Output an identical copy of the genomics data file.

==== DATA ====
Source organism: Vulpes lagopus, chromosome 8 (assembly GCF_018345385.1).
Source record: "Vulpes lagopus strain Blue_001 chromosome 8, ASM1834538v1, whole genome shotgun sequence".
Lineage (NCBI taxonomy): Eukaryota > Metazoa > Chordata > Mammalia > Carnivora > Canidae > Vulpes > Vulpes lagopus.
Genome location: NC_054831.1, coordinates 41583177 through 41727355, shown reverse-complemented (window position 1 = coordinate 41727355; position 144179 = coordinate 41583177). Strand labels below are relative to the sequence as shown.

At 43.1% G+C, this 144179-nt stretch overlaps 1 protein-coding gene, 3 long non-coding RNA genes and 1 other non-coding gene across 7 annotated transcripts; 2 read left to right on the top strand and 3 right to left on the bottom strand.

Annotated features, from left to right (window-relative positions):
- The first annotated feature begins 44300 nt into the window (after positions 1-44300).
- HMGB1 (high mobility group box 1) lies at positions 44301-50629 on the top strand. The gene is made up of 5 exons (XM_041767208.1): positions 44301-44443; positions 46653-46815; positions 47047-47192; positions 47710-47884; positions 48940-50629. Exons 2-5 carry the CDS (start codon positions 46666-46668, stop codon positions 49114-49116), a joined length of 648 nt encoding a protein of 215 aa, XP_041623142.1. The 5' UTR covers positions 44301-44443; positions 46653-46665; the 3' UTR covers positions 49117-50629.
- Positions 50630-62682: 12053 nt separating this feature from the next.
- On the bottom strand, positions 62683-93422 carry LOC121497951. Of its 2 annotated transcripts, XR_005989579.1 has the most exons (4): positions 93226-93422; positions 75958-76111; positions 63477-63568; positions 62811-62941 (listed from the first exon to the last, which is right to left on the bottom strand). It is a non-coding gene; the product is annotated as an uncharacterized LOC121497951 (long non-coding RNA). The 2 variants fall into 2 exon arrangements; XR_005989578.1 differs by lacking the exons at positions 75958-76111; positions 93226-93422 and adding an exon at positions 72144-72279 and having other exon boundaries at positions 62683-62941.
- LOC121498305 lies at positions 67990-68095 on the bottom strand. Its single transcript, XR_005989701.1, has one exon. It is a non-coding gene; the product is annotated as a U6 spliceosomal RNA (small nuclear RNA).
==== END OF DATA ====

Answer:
Source organism: Vulpes lagopus, chromosome 8 (assembly GCF_018345385.1).
Source record: "Vulpes lagopus strain Blue_001 chromosome 8, ASM1834538v1, whole genome shotgun sequence".
Lineage (NCBI taxonomy): Eukaryota > Metazoa > Chordata > Mammalia > Carnivora > Canidae > Vulpes > Vulpes lagopus.
Genome location: NC_054831.1, coordinates 41583177 through 41727355, shown reverse-complemented (window position 1 = coordinate 41727355; position 144179 = coordinate 41583177). Strand labels below are relative to the sequence as shown.

At 43.1% G+C, this 144179-nt stretch overlaps 1 protein-coding gene, 3 long non-coding RNA genes and 1 other non-coding gene across 7 annotated transcripts; 2 read left to right on the top strand and 3 right to left on the bottom strand.

Annotated features, from left to right (window-relative positions):
- The first annotated feature begins 44300 nt into the window (after positions 1-44300).
- HMGB1 (high mobility group box 1) lies at positions 44301-50629 on the top strand. The gene is made up of 5 exons (XM_041767208.1): positions 44301-44443; positions 46653-46815; positions 47047-47192; positions 47710-47884; positions 48940-50629. Exons 2-5 carry the CDS (start codon positions 46666-46668, stop codon positions 49114-49116), a joined length of 648 nt encoding a protein of 215 aa, XP_041623142.1. The 5' UTR covers positions 44301-44443; positions 46653-46665; the 3' UTR covers positions 49117-50629.
- Positions 50630-62682: 12053 nt separating this feature from the next.
- On the bottom strand, positions 62683-93422 carry LOC121497951. Of its 2 annotated transcripts, XR_005989579.1 has the most exons (4): positions 93226-93422; positions 75958-76111; positions 63477-63568; positions 62811-62941 (listed from the first exon to the last, which is right to left on the bottom strand). It is a non-coding gene; the product is annotated as an uncharacterized LOC121497951 (long non-coding RNA). The 2 variants fall into 2 exon arrangements; XR_005989578.1 differs by lacking the exons at positions 75958-76111; positions 93226-93422 and adding an exon at positions 72144-72279 and having other exon boundaries at positions 62683-62941.
- LOC121498305 lies at positions 67990-68095 on the bottom strand. Its single transcript, XR_005989701.1, has one exon. It is a non-coding gene; the product is annotated as a U6 spliceosomal RNA (small nuclear RNA).